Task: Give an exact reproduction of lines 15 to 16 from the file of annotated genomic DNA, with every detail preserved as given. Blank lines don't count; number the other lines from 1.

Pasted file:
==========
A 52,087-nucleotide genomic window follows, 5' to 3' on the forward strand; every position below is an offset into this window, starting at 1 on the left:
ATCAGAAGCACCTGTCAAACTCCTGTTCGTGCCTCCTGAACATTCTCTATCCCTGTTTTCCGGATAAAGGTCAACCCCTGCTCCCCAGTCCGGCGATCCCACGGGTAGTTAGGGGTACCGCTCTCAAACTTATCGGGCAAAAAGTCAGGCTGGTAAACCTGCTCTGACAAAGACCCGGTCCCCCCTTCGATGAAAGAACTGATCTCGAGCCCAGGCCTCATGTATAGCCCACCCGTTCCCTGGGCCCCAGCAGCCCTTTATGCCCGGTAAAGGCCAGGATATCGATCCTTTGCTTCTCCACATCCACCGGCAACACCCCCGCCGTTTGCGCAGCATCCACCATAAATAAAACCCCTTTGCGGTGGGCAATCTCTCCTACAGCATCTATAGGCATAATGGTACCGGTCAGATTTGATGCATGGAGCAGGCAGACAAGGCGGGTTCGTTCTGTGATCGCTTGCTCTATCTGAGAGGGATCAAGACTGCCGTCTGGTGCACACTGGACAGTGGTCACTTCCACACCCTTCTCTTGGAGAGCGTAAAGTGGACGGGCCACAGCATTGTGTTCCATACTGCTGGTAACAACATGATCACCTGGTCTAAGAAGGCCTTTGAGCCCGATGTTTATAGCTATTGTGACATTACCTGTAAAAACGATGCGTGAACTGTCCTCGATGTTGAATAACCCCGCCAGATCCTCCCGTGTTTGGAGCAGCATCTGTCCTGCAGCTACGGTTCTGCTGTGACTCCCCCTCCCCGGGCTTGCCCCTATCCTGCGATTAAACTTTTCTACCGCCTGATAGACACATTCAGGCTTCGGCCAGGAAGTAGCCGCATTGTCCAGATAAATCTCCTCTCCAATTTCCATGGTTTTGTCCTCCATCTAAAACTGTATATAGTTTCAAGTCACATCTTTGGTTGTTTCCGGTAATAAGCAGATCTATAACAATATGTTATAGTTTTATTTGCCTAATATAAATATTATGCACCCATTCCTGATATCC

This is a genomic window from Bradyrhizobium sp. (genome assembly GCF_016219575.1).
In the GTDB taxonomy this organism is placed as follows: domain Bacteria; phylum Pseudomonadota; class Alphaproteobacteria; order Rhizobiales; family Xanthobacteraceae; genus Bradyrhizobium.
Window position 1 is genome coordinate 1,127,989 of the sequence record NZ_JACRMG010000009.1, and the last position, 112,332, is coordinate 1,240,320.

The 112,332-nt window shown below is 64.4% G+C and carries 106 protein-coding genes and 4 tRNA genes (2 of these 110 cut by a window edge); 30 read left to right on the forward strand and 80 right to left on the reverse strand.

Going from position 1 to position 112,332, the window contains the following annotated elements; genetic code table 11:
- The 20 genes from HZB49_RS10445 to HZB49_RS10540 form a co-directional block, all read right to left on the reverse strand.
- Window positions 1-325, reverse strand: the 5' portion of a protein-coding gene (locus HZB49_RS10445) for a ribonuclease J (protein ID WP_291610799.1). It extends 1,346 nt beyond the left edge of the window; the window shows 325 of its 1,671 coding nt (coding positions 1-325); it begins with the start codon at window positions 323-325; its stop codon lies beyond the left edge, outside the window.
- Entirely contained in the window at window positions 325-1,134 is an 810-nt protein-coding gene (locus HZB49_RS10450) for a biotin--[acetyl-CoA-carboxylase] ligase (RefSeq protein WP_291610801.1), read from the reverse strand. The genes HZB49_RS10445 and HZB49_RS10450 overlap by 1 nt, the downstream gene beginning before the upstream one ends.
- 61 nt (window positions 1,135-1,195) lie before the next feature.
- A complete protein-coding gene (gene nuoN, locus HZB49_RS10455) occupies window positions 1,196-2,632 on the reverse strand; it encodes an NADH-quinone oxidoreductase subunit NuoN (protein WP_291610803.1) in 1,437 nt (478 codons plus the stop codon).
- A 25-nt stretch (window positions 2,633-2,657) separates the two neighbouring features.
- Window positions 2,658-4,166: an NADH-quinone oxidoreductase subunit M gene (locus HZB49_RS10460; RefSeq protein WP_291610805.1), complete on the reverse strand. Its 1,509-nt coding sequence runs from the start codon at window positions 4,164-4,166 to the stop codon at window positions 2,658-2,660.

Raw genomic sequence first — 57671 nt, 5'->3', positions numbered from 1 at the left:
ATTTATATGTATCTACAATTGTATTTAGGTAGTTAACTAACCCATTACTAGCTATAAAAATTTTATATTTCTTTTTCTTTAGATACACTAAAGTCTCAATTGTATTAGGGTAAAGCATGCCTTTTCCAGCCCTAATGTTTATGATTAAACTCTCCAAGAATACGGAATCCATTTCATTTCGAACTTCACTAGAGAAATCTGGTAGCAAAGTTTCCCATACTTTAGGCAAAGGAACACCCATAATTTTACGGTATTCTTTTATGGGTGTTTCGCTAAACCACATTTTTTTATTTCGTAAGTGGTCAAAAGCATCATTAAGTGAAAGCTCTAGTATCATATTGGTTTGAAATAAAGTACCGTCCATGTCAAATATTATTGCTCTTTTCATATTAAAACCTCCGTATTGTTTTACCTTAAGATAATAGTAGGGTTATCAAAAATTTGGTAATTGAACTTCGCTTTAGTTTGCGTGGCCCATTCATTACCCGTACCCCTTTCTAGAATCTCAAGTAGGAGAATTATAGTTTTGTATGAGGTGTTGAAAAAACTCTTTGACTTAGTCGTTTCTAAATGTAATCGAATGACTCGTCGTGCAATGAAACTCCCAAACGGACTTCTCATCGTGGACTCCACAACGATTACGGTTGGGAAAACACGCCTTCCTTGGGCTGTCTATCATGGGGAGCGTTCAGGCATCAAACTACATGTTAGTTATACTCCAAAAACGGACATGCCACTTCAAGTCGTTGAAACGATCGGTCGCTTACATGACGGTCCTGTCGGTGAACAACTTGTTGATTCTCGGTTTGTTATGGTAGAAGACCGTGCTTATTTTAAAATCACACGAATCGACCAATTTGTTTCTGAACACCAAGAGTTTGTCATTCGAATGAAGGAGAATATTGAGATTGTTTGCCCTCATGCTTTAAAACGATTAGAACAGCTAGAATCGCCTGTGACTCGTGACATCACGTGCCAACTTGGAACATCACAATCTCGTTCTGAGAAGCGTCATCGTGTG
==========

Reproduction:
Raw genomic sequence first — 57671 nt, 5'->3', positions numbered from 1 at the left:
ATTTATATGTATCTACAATTGTATTTAGGTAGTTAACTAACCCATTACTAGCTATAAAAATTTTATATTTCTTTTTCTTTAGATACACTAAAGTCTCAATTGTATTAGGGTAAAGCATGCCTTTTCCAGCCCTAATGTTTATGATTAAACTCTCCAAGAATACGGAATCCATTTCATTTCGAACTTCACTAGAGAAATCTGGTAGCAAAGTTTCCCATACTTTAGGCAAAGGAACACCCATAATTTTACGGTATTCTTTTATGGGTGTTTCGCTAAACCACATTTTTTTATTTCGTAAGTGGTCAAAAGCATCATTAAGTGAAAGCTCTAGTATCATATTGGTTTGAAATAAAGTACCGTCCATGTCAAATATTATTGCTCTTTTCATATTAAAACCTCCGTATTGTTTTACCTTAAGATAATAGTAGGGTTATCAAAAATTTGGTAATTGAACTTCGCTTTAGTTTGCGTGGCCCATTCATTACCCGTACCCCTTTCTAGAATCTCAAGTAGGAGAATTATAGTTTTGTATGAGGTGTTGAAAAAACTCTTTGACTTAGTCGTTTCTAAATGTAATCGAATGACTCGTCGTGCAATGAAACTCCCAAACGGACTTCTCATCGTGGACTCCACAACGATTACGGTTGGGAAAACACGCCTTCCTTGGGCTGTCTATCATGGGGAGCGTTCAGGCATCAAACTACATGTTAGTTATACTCCAAAAACGGACATGCCACTTCAAGTCGTTGAAACGATCGGTCGCTTACATGACGGTCCTGTCGGTGAACAACTTGTTGATTCTCGGTTTGTTATGGTAGAAGACCGTGCTTATTTTAAAATCACACGAATCGACCAATTTGTTTCTGAACACCAAGAGTTTGTCATTCGAATGAAGGAGAATATTGAGATTGTTTGCCCTCATGCTTTAAAACGATTAGAACAGCTAGAATCGCCTGTGACTCGTGACATCACGTGCCAACTTGGAACATCACAATCTCGTTCTGAGAAGCGTCATCGTGTG